The APS offices and Library are closed on Monday, January 21 for the Martin Luther King Jr. holiday. 

2018 Jefferson Medal

Toni Morrison was awarded the Thomas Jefferson Medal for Distinguished Achievement in the Arts, Social Sciences, or Humanities in 2018. The citation inscribed on the prize certificate reads “in recognition of a distinguished lifetime of extraordinary contributions to American letters. With a unique gift of language and unbounded imagination, Toni Morrison’s highly acclaimed works of fiction and non-fiction have served as reminders of the social realities of difference in American life, while serving also as timeless meditations on the human condition. Her literary genius is celebrated throughout the world. Her appeal spans the generations.”

Because Toni Morrison was unable to attend the medal presentation at the Society's November 2018 meeting, her friend Professor Farah Jasmine Griffin accepted the award on her behalf. Dr. Griffin is William B. Ransford Professor of English & Comparative Literature and African American Studies at Columbia University.

Woman receives prize
APS president Linda Greenhouse (left) and prize committee member Evelyn Brooks Higginbotham (right) present the medal to Farah Griffin (center), who accepted the award on behalf of Toni Morrison.

Toni Morrison’s accolades include the 1993 Nobel Prize in Literature and a Presidential Medal of Freedom. Her work is widely recognized for both its literary and cultural significance. In addition to her twelve novels, she has written plays, non-fiction pieces, and children’s literature. Yet above and beyond her impressive awards and honors, the narratives she has set down stand as testaments to the liberating power of reading and of storytelling. Through her writing, she has given voice and light to aspects of the American story that have long been excluded from the nation’s narrative.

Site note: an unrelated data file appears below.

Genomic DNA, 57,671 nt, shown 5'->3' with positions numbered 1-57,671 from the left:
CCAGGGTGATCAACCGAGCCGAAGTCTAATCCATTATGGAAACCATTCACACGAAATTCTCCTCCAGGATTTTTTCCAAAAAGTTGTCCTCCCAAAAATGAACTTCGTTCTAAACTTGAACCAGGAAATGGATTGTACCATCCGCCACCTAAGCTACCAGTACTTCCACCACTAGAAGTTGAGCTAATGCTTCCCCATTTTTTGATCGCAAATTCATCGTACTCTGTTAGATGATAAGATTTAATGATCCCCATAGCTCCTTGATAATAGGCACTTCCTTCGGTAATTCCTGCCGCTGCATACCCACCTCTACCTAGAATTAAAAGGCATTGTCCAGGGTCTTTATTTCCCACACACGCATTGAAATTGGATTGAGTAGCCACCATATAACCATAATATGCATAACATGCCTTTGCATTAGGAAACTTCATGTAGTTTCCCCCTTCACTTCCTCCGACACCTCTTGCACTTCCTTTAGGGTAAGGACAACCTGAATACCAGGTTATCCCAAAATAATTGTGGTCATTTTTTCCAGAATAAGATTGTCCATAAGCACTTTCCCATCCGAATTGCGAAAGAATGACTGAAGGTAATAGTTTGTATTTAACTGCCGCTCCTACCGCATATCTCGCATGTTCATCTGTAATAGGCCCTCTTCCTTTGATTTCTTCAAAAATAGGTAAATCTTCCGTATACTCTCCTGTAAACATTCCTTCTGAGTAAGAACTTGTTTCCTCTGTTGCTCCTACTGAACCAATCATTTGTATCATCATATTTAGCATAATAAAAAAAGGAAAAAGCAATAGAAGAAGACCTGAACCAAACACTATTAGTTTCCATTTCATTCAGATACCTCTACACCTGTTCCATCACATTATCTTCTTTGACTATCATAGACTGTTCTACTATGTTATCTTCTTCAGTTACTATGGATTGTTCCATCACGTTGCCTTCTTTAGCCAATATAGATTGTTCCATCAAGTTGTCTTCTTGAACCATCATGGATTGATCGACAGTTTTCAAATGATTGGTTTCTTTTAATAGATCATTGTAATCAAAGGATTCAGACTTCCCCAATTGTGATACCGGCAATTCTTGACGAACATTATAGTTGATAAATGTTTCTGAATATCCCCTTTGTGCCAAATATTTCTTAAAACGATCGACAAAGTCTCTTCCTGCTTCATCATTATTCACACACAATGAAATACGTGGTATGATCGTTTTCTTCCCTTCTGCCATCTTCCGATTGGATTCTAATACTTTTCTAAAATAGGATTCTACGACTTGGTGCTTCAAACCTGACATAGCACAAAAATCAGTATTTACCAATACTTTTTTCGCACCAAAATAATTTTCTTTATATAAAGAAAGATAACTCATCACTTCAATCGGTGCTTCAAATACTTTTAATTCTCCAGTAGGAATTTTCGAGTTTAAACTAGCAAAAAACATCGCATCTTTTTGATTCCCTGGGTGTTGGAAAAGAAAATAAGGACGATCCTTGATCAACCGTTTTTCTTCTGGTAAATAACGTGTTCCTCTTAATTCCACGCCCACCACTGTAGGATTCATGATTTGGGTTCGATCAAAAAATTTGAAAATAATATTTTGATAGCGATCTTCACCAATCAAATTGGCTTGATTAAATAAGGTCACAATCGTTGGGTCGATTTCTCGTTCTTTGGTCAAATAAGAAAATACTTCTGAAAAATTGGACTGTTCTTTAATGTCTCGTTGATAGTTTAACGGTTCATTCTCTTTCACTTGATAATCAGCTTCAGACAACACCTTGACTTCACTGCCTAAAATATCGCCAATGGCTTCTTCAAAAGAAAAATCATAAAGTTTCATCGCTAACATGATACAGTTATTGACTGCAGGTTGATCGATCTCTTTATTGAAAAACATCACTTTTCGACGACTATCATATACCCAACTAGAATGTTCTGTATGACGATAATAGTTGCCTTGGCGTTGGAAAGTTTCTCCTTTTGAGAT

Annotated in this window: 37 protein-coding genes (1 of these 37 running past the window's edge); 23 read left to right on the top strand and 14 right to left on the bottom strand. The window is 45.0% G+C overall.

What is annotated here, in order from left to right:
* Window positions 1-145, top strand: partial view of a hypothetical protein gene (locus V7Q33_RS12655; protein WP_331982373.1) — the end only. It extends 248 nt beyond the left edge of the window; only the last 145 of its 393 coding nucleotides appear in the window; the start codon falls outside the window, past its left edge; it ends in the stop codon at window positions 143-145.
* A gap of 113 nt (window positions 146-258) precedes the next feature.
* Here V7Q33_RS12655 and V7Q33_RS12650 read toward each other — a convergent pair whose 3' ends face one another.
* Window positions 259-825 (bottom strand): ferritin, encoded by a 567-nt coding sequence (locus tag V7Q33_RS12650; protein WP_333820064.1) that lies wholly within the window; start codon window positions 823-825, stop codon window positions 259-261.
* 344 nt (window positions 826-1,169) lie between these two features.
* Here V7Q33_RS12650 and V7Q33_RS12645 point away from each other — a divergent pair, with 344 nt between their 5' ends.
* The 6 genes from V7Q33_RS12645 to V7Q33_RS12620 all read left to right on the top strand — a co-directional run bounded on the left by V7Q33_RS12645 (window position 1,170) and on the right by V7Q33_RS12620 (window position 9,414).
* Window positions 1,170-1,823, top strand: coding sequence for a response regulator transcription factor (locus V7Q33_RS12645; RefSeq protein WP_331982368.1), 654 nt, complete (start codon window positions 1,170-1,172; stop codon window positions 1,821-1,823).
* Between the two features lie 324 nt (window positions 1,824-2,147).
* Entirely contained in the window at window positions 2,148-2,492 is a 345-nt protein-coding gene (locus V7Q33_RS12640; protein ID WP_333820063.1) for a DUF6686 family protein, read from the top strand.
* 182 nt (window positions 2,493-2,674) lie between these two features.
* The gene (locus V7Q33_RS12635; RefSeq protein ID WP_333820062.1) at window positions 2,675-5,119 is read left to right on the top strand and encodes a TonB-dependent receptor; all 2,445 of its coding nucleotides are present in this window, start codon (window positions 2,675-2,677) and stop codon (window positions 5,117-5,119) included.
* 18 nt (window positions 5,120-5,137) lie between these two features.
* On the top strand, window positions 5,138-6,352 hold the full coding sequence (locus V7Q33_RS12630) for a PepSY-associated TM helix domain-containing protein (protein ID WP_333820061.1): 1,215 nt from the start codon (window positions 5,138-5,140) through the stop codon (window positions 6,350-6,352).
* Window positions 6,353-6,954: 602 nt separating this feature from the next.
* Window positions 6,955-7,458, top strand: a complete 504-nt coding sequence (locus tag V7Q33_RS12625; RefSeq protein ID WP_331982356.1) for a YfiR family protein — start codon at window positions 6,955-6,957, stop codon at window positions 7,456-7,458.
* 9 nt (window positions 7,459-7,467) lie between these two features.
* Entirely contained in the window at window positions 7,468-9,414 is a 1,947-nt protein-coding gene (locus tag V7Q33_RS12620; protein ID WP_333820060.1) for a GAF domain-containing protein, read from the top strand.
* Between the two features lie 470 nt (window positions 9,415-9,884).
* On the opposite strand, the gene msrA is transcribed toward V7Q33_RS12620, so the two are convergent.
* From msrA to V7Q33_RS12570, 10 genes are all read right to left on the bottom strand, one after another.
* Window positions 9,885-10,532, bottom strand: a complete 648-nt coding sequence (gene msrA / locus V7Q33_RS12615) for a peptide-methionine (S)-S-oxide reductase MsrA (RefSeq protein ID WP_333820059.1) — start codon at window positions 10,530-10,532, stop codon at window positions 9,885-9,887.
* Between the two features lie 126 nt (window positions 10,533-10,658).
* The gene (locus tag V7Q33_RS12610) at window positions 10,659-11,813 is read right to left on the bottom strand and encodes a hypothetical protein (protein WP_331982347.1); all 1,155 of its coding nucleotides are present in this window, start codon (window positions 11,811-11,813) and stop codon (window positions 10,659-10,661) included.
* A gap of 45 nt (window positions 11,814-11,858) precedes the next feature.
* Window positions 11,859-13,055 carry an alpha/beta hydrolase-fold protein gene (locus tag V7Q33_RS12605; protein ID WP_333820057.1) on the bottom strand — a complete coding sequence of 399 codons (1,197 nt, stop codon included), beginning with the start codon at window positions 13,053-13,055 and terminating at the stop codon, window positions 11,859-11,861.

In 1993, the United States Congress praised the American Philosophical Society as "the oldest learned society in the United States and one of the principal scholarly and scientific bodies in the world." Congress honored the Society and its third President, Thomas Jefferson, for "devotion to learning" by authorizing the minting of the Thomas Jefferson Medal. Thomas Jefferson served as President of the American Philosophical Society at the same time that he was Vice President and then President of the United States. The medal is the Society's highest award for the arts, humanities, and social sciences.

The members of the selection committee were the Society’s President Linda Greenhouse (Chair), Executive Officer Robert M. Hauser, and Council members representing Classes 3 and 4 Richard M. Shiffrin, Howard Gardner, Evelyn Brooks Higginbotham, Jeremy A. Sabloff, Christopher Jones, and Roger S. Bagnall.